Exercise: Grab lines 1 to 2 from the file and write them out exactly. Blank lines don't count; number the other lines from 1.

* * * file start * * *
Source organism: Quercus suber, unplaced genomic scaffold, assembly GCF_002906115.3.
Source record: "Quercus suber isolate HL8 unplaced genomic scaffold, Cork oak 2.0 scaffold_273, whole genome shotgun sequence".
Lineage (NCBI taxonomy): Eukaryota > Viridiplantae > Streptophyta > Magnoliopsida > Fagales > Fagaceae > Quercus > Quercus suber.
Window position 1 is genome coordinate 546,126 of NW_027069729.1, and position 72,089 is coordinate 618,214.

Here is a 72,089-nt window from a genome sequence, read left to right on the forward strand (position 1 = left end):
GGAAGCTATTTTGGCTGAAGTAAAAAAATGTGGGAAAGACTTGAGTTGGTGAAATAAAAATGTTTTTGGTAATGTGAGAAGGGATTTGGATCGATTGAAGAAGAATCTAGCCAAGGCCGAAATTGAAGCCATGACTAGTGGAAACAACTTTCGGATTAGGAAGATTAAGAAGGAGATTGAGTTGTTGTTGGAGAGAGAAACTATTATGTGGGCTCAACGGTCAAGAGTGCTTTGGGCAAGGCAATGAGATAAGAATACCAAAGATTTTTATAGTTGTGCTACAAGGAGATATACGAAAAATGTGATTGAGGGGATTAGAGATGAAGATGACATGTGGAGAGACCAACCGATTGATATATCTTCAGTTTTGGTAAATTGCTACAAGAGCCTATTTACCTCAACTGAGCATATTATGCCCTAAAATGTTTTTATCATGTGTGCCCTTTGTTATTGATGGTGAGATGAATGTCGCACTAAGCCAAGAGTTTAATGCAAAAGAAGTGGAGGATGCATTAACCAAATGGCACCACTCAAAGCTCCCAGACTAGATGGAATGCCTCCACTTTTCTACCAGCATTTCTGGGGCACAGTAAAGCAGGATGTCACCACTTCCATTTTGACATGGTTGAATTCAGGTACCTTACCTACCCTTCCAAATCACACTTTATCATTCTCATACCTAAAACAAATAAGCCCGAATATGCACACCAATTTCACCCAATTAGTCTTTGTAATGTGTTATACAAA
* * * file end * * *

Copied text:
Source organism: Quercus suber, unplaced genomic scaffold, assembly GCF_002906115.3.
Source record: "Quercus suber isolate HL8 unplaced genomic scaffold, Cork oak 2.0 scaffold_273, whole genome shotgun sequence".